Lipase activity assay

Lipolytic activity was determined by an agar plate assay containing tributyrylglycerol as described elsewhere [16]. A cleared halo around the colonies smaller than 1 mm after 48 h was defined as negative, whereas a halo greater than 3 mm was considered as highly lipolytic active.

Collagen adherence assay

Binding of S. saprophyticus to immobilized collagen was done as described before [4] with the modification that we adjusted the bacterial suspension to an optical density of 3.0 instead of 6.0 at 600 nm. Collagen adherence was considered as weak if the optical density after staining of the bound bacteria was above 0.15 and as high above 0.25.

Hydrophobicity

For testing of hydrophobicity bacteria were cultured for 16 h in PH broth (100 rpm, 37°C). Cells were washed twice with PBS (pH 7.2) and adjusted to an optical density of 0.3 in 0.9% NaCl. To 1 ml of this suspension 0.5 ml Xylene was added. After gently mixing for 10 min and an incubation of 15 min for phase separation, the optical density of the lower phase was measured. The hydrophobicity index (HPBI) was calculated as: 1-(OD final/OD initial) x 100. A HPBI above 10% was regarded as weak hydrophobicity, above 40% as high hydrophobicity.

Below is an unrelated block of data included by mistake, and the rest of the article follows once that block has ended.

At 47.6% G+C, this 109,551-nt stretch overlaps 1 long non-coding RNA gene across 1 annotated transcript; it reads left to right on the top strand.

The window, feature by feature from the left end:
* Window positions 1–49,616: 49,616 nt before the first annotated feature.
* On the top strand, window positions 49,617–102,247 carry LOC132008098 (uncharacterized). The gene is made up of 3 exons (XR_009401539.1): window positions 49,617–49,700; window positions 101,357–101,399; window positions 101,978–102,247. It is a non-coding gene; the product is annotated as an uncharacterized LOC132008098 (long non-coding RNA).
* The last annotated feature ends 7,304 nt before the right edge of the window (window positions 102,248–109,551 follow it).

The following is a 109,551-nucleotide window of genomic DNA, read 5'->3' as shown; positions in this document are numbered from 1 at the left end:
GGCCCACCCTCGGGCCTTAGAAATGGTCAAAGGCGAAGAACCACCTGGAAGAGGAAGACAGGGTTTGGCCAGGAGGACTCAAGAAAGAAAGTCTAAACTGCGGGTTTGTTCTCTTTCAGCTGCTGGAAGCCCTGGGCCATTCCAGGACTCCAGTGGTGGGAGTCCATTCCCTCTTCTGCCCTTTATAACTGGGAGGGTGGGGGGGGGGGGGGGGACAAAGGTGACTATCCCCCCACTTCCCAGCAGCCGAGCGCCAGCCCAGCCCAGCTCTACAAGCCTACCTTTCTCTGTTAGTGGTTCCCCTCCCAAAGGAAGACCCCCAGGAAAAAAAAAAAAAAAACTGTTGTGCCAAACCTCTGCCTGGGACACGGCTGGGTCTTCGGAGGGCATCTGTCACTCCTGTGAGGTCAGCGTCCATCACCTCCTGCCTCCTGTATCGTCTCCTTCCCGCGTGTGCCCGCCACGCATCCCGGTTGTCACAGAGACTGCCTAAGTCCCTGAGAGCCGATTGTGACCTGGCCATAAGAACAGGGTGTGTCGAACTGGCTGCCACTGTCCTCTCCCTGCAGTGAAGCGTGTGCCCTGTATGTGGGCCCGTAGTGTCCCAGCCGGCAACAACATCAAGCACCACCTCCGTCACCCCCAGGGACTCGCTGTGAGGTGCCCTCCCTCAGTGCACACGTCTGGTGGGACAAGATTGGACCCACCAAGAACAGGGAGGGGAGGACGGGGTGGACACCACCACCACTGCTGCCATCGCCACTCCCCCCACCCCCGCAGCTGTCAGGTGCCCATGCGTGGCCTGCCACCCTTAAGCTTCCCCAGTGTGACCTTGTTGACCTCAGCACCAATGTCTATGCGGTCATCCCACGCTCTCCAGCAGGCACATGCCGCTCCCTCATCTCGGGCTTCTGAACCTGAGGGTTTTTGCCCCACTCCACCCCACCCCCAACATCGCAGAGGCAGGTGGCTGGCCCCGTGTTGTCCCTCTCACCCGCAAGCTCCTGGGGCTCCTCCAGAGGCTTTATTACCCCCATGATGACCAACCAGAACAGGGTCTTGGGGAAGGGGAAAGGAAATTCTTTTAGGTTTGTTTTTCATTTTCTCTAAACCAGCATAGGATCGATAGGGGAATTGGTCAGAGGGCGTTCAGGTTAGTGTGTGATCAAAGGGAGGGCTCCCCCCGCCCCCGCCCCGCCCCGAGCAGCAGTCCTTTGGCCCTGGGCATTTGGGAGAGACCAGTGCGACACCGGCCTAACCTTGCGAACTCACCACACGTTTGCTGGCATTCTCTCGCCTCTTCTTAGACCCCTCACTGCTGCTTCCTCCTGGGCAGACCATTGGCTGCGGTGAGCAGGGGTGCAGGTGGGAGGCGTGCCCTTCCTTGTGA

PCR analysis

Genomic DNA of the S. saprophyticus strains was extracted using the QIAamp DNA Mini Kit (Qiagen) suspending the bacteria in the recommended buffer for gram-positive bacteria and addition of 100 μg lysostaphin at the lysis step. For the amplification of the genes three different PCR-programs were used with an initial denaturation at 94°C for 5 min and final extension at 72°C for 7 min. and 35 cycles. Program 1 (sdrI, dsdA) : 94°C 30 s, 50°C 30 s, 72°C 1 min; program 2 (ssp, uafA): 94°C 30 s, 55°C 30 s, 72°C 2 min; program 3: 94°C 30 s, 50°C 30 s, 72°C 30 s. The following primers were used: sdrI fwd-GGATAAAAATAGCACAATCGACGAA/rev-CAAGGCTATATTTAGGTGTT, 1624 bp; ssp fwd-AAATTCAGAGAATTAGTAGCC/rev-ATGAAGAGTTACGTTCACAC, 3164 bp; uafA fwd-CGCGGATCCCCAACATCAGAAGTATATGG/rev-GCGAAGCTTGTGTCAGAAACTAAACCAGC, 2267 bp; dsdA fwd-AACGATTTAGCAACACTT/rev-CTATAAGCAAGATTTACC, 1299 bp; capD fwd-CGTTCAAGATAAAGAGCG/rev-TTCACCAGATCTAATGCC, 604 bp; aas fwd-CAGGTACCGTTAAAGTAC/rev-GATACAACTAACTTGGCAG, 505 bp; agr fwd- AATGCGAACCAAATATGCC/rev-GTGCAATCAATCGATGCG, 702 bp; sarA fwd-CTTATATTAGCGAACACG/rev-GTTAGCTTCTTTAATGCG, 236 bp; rot fwd-TGTTGAAAGATATCGAGG/rev-AATGGATAATAACTGTACG, 237 bp.

Statement of ethical approval